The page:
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A Thousand Mornings: Poems Paperback – 24 Sep 2013

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Product details

  • Paperback: 96 pages
  • Publisher: Penguin Books; Reprint edition (24 Sept. 2013)
  • Language: English
  • ISBN-10: 0143124056
  • ISBN-13: 978-0143124054
  • Product Dimensions: 13 x 0.7 x 19.8 cm
  • Average Customer Review: 3.3 out of 5 stars  See all reviews (3 customer reviews)
  • Amazon Bestsellers Rank: 39,064 in Books (See Top 100 in Books)

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Product Description

The New York Times"-bestselling collection of poems from celebrated poet Mary Oliver In "A Thousand Mornings," Mary Oliver returns to the imagery that has come to define her life's work, transporting us to the marshland and coastline of her bel"

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Customer Reviews

3.3 out of 5 stars
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Most Helpful Customer Reviews

2 of 2 people found the following review helpful By winifred browne on 28 Feb. 2013
Format: Hardcover Verified Purchase
A really wonderful, lush book with all of Mary Oliver's best and most generous writing - the edge of mystery in the Fox poem - the ever present sense of the Divine and the illuminations of her faith. I loved this book and keep it by my bedside. Thank you.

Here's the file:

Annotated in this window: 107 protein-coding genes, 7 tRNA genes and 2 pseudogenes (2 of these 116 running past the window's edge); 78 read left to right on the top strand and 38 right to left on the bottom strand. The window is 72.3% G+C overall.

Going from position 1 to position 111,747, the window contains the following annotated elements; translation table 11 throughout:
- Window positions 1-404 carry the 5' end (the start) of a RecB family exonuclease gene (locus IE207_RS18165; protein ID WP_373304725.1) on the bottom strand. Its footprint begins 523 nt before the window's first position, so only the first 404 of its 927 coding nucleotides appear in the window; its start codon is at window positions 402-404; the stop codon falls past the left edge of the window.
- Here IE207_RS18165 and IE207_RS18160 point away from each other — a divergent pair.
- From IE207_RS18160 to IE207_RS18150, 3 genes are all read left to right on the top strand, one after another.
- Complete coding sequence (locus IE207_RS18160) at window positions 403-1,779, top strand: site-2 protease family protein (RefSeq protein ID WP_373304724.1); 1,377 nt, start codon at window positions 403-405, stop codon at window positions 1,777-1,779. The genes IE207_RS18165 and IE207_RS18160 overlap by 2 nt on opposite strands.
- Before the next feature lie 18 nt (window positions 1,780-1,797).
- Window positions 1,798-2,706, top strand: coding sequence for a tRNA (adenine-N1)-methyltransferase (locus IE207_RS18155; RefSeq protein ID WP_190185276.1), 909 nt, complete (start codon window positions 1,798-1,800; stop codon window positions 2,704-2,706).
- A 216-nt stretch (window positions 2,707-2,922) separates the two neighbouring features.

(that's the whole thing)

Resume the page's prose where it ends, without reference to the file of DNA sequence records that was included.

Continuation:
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1 of 1 people found the following review helpful By Iain Wilkie on 21 Mar. 2013
Format: Hardcover Verified Purchase
I guess we've been spoilt by her earlier fantastic work, but these poems mainly repeat old themes without the light or depth of before.
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0 of 2 people found the following review helpful By Doris West on 13 Mar. 2013
Format: Hardcover Verified Purchase
Fans of Mary Oliver's work wait eagerly for news of new publications but this was a complete rip off...not good.
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Most Helpful Customer Reviews on Amazon.com (beta)

Amazon.com: 150 reviews
91 of 95 people found the following review helpful